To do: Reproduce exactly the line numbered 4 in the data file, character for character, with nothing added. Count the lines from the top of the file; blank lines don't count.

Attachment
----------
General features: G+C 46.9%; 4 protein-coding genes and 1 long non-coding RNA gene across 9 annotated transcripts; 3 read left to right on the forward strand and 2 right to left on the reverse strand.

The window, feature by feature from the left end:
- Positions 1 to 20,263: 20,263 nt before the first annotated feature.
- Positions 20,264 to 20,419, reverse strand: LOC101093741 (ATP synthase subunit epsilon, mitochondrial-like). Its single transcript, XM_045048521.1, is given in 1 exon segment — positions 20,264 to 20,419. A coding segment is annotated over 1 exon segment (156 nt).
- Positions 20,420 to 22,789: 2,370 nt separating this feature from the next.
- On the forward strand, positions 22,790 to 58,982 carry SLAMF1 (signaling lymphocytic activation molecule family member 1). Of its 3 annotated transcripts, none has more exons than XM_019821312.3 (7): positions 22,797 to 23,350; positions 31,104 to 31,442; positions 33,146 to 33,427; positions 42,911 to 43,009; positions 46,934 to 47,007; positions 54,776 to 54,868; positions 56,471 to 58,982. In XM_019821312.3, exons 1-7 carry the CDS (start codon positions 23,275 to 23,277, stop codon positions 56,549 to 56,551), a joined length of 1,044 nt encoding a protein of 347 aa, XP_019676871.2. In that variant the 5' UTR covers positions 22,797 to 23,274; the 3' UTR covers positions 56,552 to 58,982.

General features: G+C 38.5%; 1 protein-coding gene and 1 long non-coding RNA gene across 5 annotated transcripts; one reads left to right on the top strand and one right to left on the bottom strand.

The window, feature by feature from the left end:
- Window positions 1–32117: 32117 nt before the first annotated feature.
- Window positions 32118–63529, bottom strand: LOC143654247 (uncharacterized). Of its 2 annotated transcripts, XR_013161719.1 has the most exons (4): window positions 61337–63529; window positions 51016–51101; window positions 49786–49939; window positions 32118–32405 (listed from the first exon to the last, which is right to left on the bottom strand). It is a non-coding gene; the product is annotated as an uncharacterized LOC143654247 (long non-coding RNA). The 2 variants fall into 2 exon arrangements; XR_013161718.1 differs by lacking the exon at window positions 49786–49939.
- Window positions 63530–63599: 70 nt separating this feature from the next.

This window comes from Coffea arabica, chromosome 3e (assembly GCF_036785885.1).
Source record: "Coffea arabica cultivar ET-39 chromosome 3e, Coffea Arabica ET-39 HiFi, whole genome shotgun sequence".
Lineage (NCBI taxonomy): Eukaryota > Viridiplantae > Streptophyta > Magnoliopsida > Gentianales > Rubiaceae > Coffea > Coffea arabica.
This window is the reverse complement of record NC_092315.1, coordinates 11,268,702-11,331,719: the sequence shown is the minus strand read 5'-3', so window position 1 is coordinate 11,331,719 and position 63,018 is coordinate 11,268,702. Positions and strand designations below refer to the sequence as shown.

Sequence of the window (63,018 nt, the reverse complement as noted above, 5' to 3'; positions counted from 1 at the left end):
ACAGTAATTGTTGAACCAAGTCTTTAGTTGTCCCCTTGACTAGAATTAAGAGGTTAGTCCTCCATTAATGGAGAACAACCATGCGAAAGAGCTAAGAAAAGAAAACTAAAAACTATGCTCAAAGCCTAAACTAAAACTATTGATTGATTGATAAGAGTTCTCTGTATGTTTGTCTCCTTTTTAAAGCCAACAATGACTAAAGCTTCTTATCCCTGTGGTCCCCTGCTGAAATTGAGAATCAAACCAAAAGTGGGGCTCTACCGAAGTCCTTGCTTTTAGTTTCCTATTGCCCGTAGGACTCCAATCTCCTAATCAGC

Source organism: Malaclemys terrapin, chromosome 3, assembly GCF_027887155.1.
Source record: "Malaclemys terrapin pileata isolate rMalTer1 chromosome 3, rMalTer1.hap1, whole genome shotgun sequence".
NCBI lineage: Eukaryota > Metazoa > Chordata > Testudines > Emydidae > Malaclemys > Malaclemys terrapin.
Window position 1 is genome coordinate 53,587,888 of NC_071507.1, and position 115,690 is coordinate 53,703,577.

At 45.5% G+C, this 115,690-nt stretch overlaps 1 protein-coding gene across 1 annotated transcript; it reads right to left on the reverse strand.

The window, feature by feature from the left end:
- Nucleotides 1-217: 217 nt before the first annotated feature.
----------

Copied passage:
- Positions 20,264 to 20,419, reverse strand: LOC101093741 (ATP synthase subunit epsilon, mitochondrial-like). Its single transcript, XM_045048521.1, is given in 1 exon segment — positions 20,264 to 20,419. A coding segment is annotated over 1 exon segment (156 nt).